Now why I liked Classics so much... Ratatat’s reliance on synthesized chords and heavy guitar distortion creates a layering of sounds that fills your auditory senses with waves of harmony. While listening to Classics, the buzzing guitar chords caused me to warm with delight. The effects of Classics are like a malaise tide of splendor. The tonal quality of the pieces I can best relate to Justice (who are also a great musical duo). Many of Justice’s song sound structurally similar to that of Ratatat’s, but Classics carries a mellower vibe than that of Justice. The calm demeanor is also another reason why I liked Classics. Unlike Drum n’ Bass, Trip-Hop, or Trance, Classics does not have a fast tempo or heavy beat. Classics chill tempo creates a defined structure that allows Ratatat to embark on a musical exploration, while still grounding the mind in a beat.
My favorite songs from Classics are “Lex”, “Loudpipes”, and “Nostrand”. As I write this review, I have the intro of “Loudpipes” stuck in my head. “Loudpipes” is the most popularly downloaded song from this album and for the right reasons. The song is composed of two themes: one with heavy guitar rifts and other with a chilling piano. The section with the guitar is characteristic of the other songs from the album. While listening to the guitar theme, I was filled with exuberance. The ascensions of chords seemed to steadily sweep me through piece. Juxtaposed with the synthesized guitar is the piano theme. The piano theme is somber and quite. During this theme, my mind took a break from the jovial quality of the guitar rifts, and turned to a more reflective state. Together these two themes create a masterpiece that is both uplifting and deep. “Loudpipes” is not the only great song in the album, but it does stand out.
Most of the songs on the album, however, don’t really seem to stand out, and maybe that is the biggest problem for the album. I liked Classics, because I enjoy listening to albums as a whole. The songs on classics are short (which is another downside), but they flow well together. There isn’t much of a noticeable difference between songs. Yes, the pieces have distinctive qualities, but after awhile parts of one song seem to blend with others. If you are thinking about buying a song from Classics, think about buying a few others, because the album works well as a whole. Furthermore, the album is only 10 songs and forty some minutes long, so it is kind of short. However, this shortness only makes you want Ratatat more. If I had to rate this album I would give it a 9.5/10. Classics is truly a classic!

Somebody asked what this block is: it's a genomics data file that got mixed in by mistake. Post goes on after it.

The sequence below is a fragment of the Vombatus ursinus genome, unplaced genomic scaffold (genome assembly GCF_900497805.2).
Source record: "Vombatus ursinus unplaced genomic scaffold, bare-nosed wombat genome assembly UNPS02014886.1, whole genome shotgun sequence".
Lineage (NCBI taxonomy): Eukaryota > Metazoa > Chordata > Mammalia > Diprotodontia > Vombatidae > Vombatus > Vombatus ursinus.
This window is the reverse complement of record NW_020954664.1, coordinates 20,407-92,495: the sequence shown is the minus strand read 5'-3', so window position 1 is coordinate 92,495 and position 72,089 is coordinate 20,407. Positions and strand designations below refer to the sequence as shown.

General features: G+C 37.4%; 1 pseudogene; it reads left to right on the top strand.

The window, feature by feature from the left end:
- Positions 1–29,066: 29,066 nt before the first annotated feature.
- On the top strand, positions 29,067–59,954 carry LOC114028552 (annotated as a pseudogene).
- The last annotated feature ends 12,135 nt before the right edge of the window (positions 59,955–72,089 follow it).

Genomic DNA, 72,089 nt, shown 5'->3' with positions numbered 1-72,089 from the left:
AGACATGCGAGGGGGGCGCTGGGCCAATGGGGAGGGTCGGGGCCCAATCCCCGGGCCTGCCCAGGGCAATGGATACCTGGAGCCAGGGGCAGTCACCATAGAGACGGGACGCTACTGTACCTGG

Danny Sexbang

They need to release Loud Pipes with the Dan Avidan feature


Formed: 2001 in New York, NY

Genre: Electronic

Years Active: '00s, '10s

Formerly known as Cherry, New York's rock-meets-electronica duo Ratatat feature multi-instrumentalist/programmer Evan Mast and guitarist Mike Stroud. Mast was also the brains behind the pretty laptop pop of E*vax, and with his brother E*Rock he ran the indie electronic label Audio Dregs. Stroud also played, in the studio and on tour, with artists including Ben Kweller and Dashboard Confessional. Between these duties (and Mast's job as a graphic designer), the duo found time to work on their collaboration....
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Classics, Ratatat